Mark Highland, president of The Organic Mechanics Soil Company, says production nurseries should consider biochar because it lets them use less water and less fertilizer to achieve the same quality plant.

Mark Crawford owns Loch Laurel Nursery in Valdosta, Ga. He specializes in camellias, a notoriously slow-growing shrub, and he’s used biochar two different ways in his nursery.

Applying raw uninoculated biochar to a media will result in poor plant growth at first, thereby lengthening bench/production time, as the biochar will adsorb nutrients from the media, essentially “Stealing” nutrients from the plant.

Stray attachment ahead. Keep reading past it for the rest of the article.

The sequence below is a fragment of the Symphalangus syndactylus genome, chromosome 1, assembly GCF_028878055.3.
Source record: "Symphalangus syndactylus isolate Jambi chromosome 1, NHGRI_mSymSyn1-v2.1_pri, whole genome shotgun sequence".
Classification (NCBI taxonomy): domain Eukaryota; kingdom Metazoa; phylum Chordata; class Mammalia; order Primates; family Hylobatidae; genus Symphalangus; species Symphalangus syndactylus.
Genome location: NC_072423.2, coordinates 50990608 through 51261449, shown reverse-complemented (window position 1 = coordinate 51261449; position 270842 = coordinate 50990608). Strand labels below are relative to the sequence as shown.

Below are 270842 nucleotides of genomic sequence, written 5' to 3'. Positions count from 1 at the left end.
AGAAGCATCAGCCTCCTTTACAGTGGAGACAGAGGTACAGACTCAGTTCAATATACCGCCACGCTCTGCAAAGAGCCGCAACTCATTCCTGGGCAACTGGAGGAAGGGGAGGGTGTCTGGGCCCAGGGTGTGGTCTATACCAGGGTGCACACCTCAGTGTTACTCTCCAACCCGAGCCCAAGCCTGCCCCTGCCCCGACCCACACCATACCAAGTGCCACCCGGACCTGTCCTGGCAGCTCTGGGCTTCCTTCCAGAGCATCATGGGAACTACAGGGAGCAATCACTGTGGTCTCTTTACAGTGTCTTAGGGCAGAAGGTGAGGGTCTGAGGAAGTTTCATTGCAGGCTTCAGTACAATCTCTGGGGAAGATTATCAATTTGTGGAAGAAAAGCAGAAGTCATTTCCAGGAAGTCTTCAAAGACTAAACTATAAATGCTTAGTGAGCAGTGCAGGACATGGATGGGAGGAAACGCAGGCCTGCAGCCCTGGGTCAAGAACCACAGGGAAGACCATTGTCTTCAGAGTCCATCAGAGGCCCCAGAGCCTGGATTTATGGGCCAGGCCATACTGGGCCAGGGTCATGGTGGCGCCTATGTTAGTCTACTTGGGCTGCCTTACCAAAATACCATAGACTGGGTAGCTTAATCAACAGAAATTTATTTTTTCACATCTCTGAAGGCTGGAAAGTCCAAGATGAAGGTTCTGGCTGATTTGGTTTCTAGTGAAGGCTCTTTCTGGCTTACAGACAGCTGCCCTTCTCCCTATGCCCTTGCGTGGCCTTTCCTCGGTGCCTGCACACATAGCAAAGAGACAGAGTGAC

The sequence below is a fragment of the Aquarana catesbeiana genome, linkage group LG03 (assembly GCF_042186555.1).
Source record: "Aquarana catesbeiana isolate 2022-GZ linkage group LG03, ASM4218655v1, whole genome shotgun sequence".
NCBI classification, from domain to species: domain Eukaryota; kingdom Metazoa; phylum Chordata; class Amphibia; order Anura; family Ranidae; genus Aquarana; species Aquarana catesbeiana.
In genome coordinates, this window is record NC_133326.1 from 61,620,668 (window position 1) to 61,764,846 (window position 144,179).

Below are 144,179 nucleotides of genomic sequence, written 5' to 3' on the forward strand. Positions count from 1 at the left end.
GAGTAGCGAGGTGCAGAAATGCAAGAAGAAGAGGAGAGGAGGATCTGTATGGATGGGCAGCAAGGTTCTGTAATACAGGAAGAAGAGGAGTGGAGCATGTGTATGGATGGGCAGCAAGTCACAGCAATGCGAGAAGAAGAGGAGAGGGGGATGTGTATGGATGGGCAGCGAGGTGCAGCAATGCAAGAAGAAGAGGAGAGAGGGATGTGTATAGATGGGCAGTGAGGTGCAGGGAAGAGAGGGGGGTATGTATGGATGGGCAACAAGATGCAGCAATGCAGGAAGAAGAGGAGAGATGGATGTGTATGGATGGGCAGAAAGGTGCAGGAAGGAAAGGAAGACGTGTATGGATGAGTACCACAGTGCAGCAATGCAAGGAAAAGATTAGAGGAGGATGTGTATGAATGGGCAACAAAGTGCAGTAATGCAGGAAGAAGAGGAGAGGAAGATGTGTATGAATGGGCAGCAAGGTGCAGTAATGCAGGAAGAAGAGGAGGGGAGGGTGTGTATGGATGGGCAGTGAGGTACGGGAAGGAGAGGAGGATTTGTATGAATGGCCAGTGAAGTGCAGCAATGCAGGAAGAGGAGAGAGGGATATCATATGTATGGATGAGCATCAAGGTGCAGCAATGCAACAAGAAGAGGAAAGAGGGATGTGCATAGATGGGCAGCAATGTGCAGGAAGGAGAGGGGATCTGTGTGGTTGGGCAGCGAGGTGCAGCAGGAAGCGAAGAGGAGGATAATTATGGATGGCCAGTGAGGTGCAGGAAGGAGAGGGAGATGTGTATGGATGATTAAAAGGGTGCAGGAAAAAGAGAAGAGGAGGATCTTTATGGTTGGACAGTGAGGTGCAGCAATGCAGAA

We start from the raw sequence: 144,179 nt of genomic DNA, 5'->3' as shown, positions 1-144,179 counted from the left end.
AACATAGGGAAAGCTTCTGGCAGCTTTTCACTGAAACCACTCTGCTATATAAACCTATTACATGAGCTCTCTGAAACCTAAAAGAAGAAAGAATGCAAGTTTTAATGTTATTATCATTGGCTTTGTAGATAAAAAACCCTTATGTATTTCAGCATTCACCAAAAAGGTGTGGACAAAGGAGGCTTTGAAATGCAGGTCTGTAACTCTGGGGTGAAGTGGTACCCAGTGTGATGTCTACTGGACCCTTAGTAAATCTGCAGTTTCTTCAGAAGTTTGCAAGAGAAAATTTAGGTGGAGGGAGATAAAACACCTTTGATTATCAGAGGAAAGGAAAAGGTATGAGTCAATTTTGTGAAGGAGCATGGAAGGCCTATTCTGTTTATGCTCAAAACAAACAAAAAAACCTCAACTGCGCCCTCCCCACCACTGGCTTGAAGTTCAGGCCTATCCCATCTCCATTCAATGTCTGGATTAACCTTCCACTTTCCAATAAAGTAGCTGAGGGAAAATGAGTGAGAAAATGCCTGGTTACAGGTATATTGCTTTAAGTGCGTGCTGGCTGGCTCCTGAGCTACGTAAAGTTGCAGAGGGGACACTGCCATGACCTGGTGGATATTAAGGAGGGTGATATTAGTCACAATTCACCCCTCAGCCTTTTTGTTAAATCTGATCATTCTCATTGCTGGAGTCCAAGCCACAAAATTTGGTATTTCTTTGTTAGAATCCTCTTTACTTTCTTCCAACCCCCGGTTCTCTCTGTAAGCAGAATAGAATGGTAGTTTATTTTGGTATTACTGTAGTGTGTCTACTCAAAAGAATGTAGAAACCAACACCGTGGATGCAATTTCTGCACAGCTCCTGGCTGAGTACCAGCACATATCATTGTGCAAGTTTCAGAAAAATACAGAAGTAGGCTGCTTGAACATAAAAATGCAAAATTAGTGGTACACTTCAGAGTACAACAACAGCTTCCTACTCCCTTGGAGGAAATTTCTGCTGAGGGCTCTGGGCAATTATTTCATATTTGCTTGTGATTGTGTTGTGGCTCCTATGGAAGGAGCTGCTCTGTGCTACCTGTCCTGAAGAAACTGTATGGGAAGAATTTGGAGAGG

Look to the United States Biochar Initiative and International Biochar Initiative, both of whom are developing standards.

Highland’s company provides biochar in both forms, pre-inoculated and ready to incorporate, and raw biochar for those brave souls that want to do their own research and inoculation procedures.

“Improved nutrient management in potting media is a unique benefit that biochar can offer,” Hunt says.

“Biochar can offer water holding capacity, so too can peat moss or coco coir. Biochar can offer drainage and aeration, so too can perlite or cinders. But in a competition for nutrient management, biochar is a clear winner.”